Early investor calls LendingClub IPO 'no-brainer'

LendingClub: Opportunity to transform banking industry
LendingClub: Opportunity to transform banking industry

LendingClub made a splashy debut Thursday on the New York Stock Exchange, pricing above the range at $15, then taking off like a rocket in early trading—at one point climbing 67 percent higher than the initial offering price.

LendingClub now has a market valuation of $9 billion, making it the 14th-biggest bank in America, and considerably larger than City National, Zions or Comerica.

Appearing Thursday on "Squawk on the Street," LendingClub CEO Renaud Laplanche spoke about the opportunities that lie ahead for the peer-to-peer platform.

"What we focus on is really building the company for the next decade. We think we have the opportunity to transform the entire banking system, making it more transparent, more cost efficient, more consumer friendly."

Thursday on CNBC's "Power Lunch," two early investors spoke about the IPO and why they believe the company is reinventing the banking system.

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Entrepreneuer Liron Petrushka was the one of the first angel investors in the company.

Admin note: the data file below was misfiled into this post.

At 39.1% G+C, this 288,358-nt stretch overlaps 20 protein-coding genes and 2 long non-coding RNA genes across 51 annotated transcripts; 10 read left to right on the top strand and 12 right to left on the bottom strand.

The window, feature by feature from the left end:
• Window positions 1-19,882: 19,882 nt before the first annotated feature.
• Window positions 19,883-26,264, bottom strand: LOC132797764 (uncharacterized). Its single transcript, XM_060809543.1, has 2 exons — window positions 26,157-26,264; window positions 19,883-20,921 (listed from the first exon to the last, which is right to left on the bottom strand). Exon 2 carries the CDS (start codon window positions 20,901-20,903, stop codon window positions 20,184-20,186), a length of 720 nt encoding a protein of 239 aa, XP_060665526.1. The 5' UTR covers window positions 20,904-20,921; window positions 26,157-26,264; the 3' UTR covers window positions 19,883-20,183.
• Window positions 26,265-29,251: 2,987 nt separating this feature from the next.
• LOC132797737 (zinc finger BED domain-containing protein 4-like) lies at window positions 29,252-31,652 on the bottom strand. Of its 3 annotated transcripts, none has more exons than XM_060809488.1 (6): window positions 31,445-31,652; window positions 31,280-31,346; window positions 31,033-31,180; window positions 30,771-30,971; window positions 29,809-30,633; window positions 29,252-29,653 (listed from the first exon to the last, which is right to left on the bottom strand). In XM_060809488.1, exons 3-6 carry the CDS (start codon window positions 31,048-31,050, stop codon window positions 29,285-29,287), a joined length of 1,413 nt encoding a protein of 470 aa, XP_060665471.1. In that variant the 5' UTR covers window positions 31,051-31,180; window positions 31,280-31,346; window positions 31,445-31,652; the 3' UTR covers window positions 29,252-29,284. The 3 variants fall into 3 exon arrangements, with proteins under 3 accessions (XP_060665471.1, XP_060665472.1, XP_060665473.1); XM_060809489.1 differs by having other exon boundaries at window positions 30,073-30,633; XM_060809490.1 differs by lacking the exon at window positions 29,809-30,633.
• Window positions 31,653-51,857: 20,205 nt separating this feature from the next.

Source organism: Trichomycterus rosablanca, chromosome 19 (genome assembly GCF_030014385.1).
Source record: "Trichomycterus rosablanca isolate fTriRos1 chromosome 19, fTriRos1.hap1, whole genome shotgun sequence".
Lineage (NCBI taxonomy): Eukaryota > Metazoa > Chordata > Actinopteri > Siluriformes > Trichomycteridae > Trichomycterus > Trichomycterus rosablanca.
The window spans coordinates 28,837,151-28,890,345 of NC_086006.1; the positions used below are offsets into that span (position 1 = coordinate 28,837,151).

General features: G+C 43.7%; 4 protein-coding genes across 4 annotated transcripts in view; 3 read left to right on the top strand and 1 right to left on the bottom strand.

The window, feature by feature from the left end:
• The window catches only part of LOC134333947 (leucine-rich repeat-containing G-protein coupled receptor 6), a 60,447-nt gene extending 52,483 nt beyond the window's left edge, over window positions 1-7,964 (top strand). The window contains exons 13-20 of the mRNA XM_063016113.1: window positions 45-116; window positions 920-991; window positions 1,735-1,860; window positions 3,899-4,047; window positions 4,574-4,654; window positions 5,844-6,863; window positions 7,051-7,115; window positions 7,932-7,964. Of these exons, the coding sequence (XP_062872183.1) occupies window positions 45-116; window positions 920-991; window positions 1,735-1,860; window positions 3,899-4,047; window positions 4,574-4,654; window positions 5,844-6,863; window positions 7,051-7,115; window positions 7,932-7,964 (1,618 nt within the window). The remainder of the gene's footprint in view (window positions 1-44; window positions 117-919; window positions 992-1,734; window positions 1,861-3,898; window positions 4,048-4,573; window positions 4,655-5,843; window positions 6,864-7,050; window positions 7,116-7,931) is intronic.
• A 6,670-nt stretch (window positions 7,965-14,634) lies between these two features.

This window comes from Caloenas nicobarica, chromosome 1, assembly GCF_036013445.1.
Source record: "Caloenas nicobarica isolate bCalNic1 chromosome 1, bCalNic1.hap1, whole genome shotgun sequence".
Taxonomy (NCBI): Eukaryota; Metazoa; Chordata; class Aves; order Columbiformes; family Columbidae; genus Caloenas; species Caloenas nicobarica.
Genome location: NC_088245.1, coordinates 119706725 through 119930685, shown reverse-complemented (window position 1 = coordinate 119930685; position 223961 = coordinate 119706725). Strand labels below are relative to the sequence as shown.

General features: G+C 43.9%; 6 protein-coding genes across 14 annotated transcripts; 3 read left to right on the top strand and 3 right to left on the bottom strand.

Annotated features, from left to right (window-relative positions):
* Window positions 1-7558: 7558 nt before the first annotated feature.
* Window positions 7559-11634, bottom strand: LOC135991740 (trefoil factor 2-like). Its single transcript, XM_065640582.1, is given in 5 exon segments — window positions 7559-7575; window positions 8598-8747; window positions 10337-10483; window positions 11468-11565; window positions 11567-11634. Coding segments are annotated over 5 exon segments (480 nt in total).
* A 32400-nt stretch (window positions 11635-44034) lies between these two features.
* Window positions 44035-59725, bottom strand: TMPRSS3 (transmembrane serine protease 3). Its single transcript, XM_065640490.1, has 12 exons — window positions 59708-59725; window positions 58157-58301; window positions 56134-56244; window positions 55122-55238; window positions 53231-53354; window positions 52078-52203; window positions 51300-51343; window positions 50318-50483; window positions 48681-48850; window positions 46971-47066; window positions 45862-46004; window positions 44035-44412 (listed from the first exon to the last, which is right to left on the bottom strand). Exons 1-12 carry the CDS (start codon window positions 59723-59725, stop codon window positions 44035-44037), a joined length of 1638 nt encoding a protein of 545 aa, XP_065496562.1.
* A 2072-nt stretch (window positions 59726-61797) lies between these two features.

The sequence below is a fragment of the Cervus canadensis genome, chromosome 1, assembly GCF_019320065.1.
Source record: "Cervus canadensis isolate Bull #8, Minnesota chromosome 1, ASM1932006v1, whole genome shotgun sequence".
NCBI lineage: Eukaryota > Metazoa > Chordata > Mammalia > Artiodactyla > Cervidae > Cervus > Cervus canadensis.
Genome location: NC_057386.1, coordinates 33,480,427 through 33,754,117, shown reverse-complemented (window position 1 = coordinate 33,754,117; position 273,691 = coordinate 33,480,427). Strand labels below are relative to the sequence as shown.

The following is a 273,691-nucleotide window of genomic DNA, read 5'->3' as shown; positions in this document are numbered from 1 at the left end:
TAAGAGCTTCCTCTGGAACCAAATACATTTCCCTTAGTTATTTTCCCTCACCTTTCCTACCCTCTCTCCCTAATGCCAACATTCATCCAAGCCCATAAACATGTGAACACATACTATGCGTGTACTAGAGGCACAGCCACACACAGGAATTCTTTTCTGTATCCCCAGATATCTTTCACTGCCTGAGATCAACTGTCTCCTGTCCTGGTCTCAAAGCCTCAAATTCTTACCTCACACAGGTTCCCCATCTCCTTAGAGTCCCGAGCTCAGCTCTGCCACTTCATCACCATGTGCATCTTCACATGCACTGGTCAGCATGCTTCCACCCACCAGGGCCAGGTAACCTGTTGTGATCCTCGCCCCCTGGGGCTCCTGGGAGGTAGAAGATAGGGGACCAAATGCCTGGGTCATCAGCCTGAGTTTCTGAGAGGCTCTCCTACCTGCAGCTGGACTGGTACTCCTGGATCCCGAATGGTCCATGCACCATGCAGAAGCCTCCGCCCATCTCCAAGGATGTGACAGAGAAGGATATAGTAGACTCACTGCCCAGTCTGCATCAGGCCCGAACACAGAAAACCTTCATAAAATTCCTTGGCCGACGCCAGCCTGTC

"I crossed paths with Laplanche back in 2007 and wanted to back him right away," Petrushka said.

"The consumer credit market has huge potential—trillions and trillions of dollars—and I wanted to ride that winner. LendingClub's model does not need bank branches on each street corner and it can turn around in minutes and hours, not days. This Is the future," he said.

LendingClub opens at $24.72
LendingClub opens at $24.72

Slated CEO Stephan Paternot not only co-founded LendingClub's business plan, he's both an investor and current advisor.

"The team has executed brilliantly since Day One," Paternot said. "Their revenue model is very stable and predictable and doesn't suffer from volatility and seasonality compared to most Internet business models out there. They are still scratching the surface of the loan market."

So why not stay private and avoid the hassle of being a public company? Petrushka said tapping the public markets is a no-brainer. "It helps build a brand, compete with financial players and become a dominant player in the marketplace. Sure it's a pain in the neck, but ultimately worth it"

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As for potential regulatory roadblocks, Paternot notes the entire banking sector is becoming more transparent, frictionless and cost efficient.

"LendingClub is a boringly predictable business and that is a wonderful thing. So yeah, I'm long."